The good news: Nebraskans voted this week to eradicate from the state’s Constitution the provision that slavery could be used as punishment for crimes.
The bad: An electorate the size of Lincoln said they were OK with punitive slavery.
The results left the architect of the constitutional amendment — State Sen. Justin Wayne of Omaha — scratching his head. On the one hand, Nebraska didn’t need two tries to strip prison slavery from its Constitution as Colorado did, finally passing it in 2018.
On the other hand, 274,138 Nebraska voters — nearly one out of three — effectively decided they weren’t ready to eliminate slave labor from prisons.
The vote on Amendment 1 differed sharply along geographic lines and population size.
The strongest support came from the eastern part of the state, and from the largest three counties: Douglas, Lancaster and Sarpy.
The most opposition came from smaller, rural counties — especially in western Nebraska. Of the 10 least populated Nebraska counties, nine voted against Amendment 1.
A World-Herald analysis showed that 26 Nebraska counties voted against forbidding prison officials from using prisoners as slave labor. Of those, 21 were west of Kearney. The five others were mostly in the north-central part of the state, closer to South Dakota than Omaha.
Though Nebraska prisons long ago did away with slave labor, State Sen. Justin Wayne introduced the ballot issue after being surprised that such a provision remained in Nebraska’s Constitution.
After the Civil War, Nebraska had adopted an amendment that outlawed slavery, except for in cases of prisoners. Such provisions were used to target African Americans, Native Americans and Asians and diminish their voice and their role in society, Wayne said. Black people were rounded up, though they hadn’t committed crimes, so that powers-that-be could force them into involuntary servitude, a practice known as “contract leasing.”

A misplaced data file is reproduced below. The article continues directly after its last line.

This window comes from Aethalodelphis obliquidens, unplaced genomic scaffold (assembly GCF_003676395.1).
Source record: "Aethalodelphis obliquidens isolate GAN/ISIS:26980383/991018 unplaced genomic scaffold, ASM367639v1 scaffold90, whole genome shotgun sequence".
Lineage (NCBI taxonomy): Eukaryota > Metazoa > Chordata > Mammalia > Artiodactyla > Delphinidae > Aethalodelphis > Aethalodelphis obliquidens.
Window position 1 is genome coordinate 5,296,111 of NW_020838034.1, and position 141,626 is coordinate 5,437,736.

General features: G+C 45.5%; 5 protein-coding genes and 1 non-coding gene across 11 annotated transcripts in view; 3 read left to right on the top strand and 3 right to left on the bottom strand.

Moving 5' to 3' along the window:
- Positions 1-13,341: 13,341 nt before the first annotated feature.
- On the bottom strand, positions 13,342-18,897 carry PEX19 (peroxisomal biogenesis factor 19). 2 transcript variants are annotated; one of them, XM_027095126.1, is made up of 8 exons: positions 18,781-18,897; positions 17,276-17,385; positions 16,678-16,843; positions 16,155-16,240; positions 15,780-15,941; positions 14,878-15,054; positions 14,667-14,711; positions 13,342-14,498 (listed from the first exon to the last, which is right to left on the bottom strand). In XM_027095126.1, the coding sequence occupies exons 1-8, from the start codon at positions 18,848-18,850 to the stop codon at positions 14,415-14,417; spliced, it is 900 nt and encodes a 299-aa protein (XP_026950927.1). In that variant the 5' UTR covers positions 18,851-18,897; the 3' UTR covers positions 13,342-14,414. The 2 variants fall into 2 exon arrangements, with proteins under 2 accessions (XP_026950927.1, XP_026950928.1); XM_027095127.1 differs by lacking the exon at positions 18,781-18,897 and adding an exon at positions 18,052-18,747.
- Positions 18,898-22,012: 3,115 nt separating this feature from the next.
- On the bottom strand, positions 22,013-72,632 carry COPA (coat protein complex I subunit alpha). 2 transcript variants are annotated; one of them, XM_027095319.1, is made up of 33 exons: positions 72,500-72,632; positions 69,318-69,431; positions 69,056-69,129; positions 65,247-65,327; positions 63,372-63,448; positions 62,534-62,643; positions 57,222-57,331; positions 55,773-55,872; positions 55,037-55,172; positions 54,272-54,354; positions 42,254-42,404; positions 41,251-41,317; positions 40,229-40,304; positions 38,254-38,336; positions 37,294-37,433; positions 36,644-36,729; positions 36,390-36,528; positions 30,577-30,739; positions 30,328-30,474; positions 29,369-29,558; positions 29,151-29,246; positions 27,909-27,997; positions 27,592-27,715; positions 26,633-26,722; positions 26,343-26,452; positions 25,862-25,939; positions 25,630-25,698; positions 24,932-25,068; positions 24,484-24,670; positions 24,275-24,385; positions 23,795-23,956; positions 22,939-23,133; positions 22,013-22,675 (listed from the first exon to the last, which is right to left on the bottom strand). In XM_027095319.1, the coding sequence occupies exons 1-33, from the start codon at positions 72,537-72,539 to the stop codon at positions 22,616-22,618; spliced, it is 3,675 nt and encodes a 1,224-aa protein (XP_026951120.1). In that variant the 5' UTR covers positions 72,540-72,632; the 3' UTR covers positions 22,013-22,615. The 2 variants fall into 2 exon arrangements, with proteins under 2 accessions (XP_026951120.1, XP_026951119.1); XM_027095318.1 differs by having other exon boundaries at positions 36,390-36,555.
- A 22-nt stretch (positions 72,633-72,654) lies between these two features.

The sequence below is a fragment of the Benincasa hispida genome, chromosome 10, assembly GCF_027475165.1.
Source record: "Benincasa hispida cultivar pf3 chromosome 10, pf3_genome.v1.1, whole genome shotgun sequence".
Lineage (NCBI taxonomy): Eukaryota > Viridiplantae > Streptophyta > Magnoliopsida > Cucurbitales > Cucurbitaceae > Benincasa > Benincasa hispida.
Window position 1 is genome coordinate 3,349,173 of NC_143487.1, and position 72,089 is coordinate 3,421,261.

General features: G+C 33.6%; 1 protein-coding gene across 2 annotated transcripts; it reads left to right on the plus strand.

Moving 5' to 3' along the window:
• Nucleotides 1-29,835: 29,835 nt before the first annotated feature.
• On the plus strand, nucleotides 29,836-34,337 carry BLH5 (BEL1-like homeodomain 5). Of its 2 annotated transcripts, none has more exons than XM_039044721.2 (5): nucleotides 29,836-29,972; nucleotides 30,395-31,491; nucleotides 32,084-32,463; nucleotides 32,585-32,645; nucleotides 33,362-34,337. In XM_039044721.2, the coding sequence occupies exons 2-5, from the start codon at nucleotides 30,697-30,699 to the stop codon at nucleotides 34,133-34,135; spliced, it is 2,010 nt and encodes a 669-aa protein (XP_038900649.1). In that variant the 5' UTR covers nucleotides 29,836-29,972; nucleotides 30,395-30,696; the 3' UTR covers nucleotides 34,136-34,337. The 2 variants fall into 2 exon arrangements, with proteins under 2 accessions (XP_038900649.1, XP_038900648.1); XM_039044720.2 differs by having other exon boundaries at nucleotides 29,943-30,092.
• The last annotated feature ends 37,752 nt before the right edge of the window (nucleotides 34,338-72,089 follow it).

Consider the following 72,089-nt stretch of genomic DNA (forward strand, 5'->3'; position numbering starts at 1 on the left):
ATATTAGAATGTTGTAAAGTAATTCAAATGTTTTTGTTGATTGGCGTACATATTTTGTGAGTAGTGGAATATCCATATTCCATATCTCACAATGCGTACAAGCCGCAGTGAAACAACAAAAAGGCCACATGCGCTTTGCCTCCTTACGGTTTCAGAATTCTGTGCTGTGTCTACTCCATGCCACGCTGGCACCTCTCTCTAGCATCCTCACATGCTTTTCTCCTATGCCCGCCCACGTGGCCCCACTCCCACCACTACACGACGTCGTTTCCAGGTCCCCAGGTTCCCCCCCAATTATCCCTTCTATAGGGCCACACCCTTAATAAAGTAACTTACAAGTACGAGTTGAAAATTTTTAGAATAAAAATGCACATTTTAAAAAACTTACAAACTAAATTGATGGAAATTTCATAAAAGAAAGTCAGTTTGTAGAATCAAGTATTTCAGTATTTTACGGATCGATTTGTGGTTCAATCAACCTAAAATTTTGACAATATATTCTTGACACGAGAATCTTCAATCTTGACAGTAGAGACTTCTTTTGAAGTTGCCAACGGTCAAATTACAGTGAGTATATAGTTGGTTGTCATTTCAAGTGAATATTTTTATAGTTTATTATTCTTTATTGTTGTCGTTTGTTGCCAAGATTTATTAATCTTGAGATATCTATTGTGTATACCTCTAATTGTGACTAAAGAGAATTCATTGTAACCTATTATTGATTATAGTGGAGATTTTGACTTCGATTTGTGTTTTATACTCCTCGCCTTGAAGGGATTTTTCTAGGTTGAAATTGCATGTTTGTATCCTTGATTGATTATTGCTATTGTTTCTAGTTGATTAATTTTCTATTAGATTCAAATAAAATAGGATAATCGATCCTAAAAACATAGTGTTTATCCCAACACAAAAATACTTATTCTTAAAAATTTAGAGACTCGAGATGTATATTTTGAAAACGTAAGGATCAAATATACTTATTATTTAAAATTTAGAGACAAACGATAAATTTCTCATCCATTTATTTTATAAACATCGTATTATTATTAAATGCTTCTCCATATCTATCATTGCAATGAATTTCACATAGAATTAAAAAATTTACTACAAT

With a unanimous vote, Nebraska state senators put the constitutional amendment on the ballot. Tuesday, their constituents showed much less consensus.
While the bid to remove slavery won support from 68% of voters, the overall margin masks how little support Amendment 1 had in some parts of the state. Besides the 26 counties that voted against it, dozens more were only slightly in support. In many counties, it was by far the closest contest on the ballot.
In nearly one-third of Nebraska’s 93 counties, the margin was 5 percentage points or less. Brown County in north-central Nebraska voted to outlaw slavery as punishment by just three votes.
In contrast, voters in Douglas, Sarpy and Lancaster Counties collectively voted for the amendment by a 3-to-1 ratio. And 14 other counties gave it at least 60% support. Most were in the eastern part of the state, as well as the Kearney, Grand Island and Hastings area.
Wayne said the west-east divide on the measure demonstrates that the state has some work to do.
“That’s a scary message when we start talking about business and economic development and tourism,” Wayne said. “Do we want to go to a county or a part of a state where they feel like slavery should be an option for the state (prisons) to impose?”
Preston Love Jr., a community leader and an adjunct professor of black studies at the University of Nebraska at Omaha, said he attributes a chunk of the no vote to confusion over ballot language. Love said he heard from several people who believed that by marking “against” they were voting against prison slavery and indentured servitude.
“I can’t imagine that many in Nebraska would actually consciously say, ‘I don’t want to remove slavery as an option,’ ” Love said. “I heard from scores of people who were confused over the language.”
The Ballotpedia website uses academic tests to determine the difficulty in comprehending ballot initiatives. It estimated that the education needed to understand this Nebraska amendment was at the level of a second-year post-college graduate student.